Sharjah's world heritage project should promote local knowledge about the emirate's history.
Breathing life into Sharjah's heritage
A lady in white who roams a pearl merchant's abandoned majlis only to disappear after a fleeting glimpse; and a Sedar tree, also reputed to be haunted, that has lent its name to an entire neighbourhood - these are two among many stories that should be vital links to Sharjah's past. Instead, they are all but forgotten except by older residents who have kept them alive largely by word of mouth.
The Old Sharjah project launched last month seeks to promote the emirate's cultural and historical sites for international recognition. If successful, that would put Sharjah's old markets and residential areas in honourable company with Egypt's pyramids and India's Taj Mahal, not to mention Al Ain's oases and archaeological sites.
Unesco's recognition would be welcome, and is now more likely since the UAE's election to the UN agency's board. But the effort is important regardless of the result. In a day when high-rise architecture and 12-lane motorways typify the direction of development, it is worth restoring the connections to the past that are present in each of Sharjah's traditional homes and byways.
And it is not always a matter of the remote past. Souq Al Arsa at the heart of Old Sharjah was built 200 years ago on a principle of a free zone for trade, the same principle that drives commercial expansion across the Emirates today.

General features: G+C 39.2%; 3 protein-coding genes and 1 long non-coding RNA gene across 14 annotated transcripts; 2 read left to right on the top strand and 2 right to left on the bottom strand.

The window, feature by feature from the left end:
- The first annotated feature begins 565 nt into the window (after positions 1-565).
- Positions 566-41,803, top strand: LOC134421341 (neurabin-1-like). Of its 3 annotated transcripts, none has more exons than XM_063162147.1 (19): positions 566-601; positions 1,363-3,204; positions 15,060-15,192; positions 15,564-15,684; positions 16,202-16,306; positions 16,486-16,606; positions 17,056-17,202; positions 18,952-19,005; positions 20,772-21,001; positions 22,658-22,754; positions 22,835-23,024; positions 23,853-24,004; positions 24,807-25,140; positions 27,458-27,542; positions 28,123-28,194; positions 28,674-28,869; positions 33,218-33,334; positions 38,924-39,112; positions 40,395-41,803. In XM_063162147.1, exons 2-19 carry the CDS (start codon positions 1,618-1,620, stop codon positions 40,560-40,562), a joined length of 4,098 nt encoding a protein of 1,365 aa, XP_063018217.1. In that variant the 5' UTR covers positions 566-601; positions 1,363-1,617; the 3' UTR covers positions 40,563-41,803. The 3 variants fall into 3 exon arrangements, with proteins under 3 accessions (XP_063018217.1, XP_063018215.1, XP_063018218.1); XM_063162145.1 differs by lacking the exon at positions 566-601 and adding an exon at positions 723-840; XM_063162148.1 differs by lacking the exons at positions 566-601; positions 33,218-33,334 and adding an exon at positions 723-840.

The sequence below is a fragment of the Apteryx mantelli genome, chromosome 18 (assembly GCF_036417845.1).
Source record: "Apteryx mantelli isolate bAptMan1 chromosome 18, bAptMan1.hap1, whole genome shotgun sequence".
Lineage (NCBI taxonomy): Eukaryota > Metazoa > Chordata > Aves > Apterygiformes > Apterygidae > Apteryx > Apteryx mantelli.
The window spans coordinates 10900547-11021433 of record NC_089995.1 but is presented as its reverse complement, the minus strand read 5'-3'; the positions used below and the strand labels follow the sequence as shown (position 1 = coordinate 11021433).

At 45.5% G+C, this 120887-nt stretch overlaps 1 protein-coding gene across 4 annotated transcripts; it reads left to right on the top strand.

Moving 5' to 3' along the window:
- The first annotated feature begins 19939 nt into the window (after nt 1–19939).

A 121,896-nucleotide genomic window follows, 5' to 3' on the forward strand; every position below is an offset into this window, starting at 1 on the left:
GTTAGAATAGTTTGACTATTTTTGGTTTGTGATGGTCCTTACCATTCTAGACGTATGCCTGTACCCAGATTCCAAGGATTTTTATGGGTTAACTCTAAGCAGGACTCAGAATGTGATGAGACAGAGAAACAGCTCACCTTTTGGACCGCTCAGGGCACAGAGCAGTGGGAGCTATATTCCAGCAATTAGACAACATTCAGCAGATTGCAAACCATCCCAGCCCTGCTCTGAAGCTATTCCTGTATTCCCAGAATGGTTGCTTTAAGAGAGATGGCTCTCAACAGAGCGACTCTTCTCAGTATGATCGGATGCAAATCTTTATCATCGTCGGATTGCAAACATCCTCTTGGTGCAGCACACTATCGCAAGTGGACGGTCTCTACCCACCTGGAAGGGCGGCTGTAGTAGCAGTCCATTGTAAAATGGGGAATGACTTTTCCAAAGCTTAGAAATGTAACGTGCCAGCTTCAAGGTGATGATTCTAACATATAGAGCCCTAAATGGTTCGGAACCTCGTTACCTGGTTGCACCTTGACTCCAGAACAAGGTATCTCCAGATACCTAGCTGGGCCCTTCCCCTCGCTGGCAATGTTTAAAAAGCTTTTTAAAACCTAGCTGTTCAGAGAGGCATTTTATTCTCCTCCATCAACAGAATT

In the popular imagination, Sharjah may not always enjoy the same international profile as Dubai, the status as the seat of the federation as Abu Dhabi, or the stunning landscapes and ancient petroglyphs of Ras Al Khaimah. But to forget its history would be to lose part of the union. "Those who really know the stories and histories behind places are either dying or already dead," said Dr Parween Arif, the folklore expert at the Sharjah Department of Culture and Information.
It is capturing the imagination that is essential. During Ramadan, the Sharjah Museum of Islamic Civilisation opened an exhibition on the history, culture and art of the Muslim world. In April, the Sharjah Heritage Days festival celebrated the city proper as well as places such as Kalba, Wadi Al Helou and Khorfakkan.
This Unesco bid is another opportunity, through the schools and public awareness campaigns, to rekindle local knowledge about those old stories.